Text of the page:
Netanyahu’s angst over Obama-Rohani phone call



October, 2013

Israeli Prime Minister Benjamin Netanyahu is clearly a worried man. His frothing at the UN did not go down well. Few believed his allegations against Iran and fewer still were prepared to sit through his diatribe. He must have felt very lonely and dejected. The world is getting tired of zionist whining when they are the biggest oppressors and torturers in the world.

New York, Crescent Online
October 02, 2013, 19:54 EDT

Benjamin Netanyahu has been left frothing at his mouth. His clownish performance at the UN General Assembly yesterday trying to talk up the alleged threat from Iran’s non-existent nuclear weapons program did not go down well at all. First, there were not many delegates present to listen to the venom pouring forth from his mouth.

Only a day earlier he had given an earful to US President Barack Obama about his contact with Iran’s President Hassan Rohani. Netanyhu’s repetition of allegations against Iran has left the world tired of his rantings. When he described President Rohani’s diplomatic approach as “onslaught of smiles”, Iran’s Foreign Minister Javad Zarif retorted on ABC News, it is better to have an “onslaught of smiles” than an “onslaught of lies”, referring to the pack of lies Netanyahu has been repeating.

Few missed the irony, including many Israeli journalists, of Netanyahu talking about Iran’s nuclear program, while Israel is the only nuclear weapons country in the Middle East. Also, an international conference on making the region nuclear free zone was sabotaged by the US and Israel. The conference, sponsored by the UN was to be held in Helsinki last December but was postponed indefinitely.

Netanyahu’s angst was aroused even more because Obama initiated the phone call to President Rohani last Friday as the latter was on his way to the airport following an extremely successful five days in New York.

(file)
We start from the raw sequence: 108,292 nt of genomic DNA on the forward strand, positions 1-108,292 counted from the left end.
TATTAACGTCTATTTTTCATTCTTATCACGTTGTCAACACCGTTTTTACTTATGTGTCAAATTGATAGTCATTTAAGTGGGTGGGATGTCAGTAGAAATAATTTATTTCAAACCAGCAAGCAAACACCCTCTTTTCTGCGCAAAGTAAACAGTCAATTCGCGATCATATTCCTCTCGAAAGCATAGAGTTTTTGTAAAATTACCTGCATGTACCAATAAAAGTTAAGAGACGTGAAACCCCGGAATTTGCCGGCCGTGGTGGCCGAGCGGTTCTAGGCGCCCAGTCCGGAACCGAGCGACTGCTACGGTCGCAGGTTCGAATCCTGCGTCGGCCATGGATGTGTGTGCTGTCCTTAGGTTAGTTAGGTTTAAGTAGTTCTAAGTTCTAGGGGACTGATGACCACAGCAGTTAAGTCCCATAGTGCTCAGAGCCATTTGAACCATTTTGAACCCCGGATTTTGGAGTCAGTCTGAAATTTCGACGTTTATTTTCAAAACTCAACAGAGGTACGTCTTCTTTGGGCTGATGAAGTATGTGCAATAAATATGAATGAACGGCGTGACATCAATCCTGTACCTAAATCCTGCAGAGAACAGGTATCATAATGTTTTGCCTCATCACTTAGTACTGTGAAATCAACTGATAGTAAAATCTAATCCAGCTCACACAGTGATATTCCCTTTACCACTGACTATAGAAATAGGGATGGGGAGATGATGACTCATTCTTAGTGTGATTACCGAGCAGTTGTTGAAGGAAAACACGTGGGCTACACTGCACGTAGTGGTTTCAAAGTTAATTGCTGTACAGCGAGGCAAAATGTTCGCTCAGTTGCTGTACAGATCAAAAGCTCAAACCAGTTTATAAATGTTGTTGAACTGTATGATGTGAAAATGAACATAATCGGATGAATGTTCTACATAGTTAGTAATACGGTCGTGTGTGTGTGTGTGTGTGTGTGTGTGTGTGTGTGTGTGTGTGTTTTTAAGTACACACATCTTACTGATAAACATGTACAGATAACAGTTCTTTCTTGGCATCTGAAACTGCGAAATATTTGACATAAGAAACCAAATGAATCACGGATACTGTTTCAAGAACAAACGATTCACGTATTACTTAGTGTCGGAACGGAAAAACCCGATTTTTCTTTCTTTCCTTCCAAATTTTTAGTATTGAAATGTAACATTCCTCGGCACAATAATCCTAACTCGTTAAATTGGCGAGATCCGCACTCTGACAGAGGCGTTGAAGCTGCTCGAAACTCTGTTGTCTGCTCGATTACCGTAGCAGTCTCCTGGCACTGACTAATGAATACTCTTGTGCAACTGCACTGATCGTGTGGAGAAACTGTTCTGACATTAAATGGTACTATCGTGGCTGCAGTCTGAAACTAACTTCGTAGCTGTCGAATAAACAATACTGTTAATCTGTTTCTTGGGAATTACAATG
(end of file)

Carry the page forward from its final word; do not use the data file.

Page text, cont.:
The phone conversation was the first direct contact between presidents of the two countries in over 30 years. The subject of the discussion was Iran’s nuclear program, which the United States and Israel has treated with blatant hostility.

Obama described the phone call to the White House press: "Just now I spoke on the phone with President Rohani of the Islamic Republic of Iran. The two of us discussed our ongoing efforts to reach an agreement over Iran’s nuclear program. I reiterated to President Rohani what I said in New York. While there will surely be important obstacles to moving forward and success is by no means guaranteed, I believe we can reach a comprehensive solution."

The call has marked a new move by the US and Iran to normalize relations between the two countries, at least overtly on the surface. In his Twitter feed, Rohani said that he told Obama "Have a Nice Day!" and Obama responded with "Thank you. Khodahafez." He added that the two men "expressed their mutual political will to rapidly solve the nuclear issue."

President Rohani’s mission is to alleviate concerns regarding Iran’s peaceful nuclear program but more importantly to have the sanctions that the US and its allies have imposed on Iran lifted as soon as possible. He has rightly described these sanctions as illegal and inhumane because of the devastating impact they have had on ordinary people in Iran, especially those in need of medicines that cannot be imported.

President Rohani has also asked aviation authorities to study the possibility of resuming direct flights between Iran and the US for the first time in more than three decades. Iran’s ISNA news agency quoted Akbar Torkan, a senior government official, as saying on Monday that Mr. Rohani wants to study the options of direct flights.

It is also likely that by such a move to normalization, Iran may be seeking to gain some international pull in order to diplomatically influence the Syria situation. Speaking to reporters in New York on Friday as he prepared to leave the US, President Rohani said Iran would offer its help "without any preconditions" for a diplomatic solution in Syria because if that country were to fragment it would be "extremely dangerous for the region."


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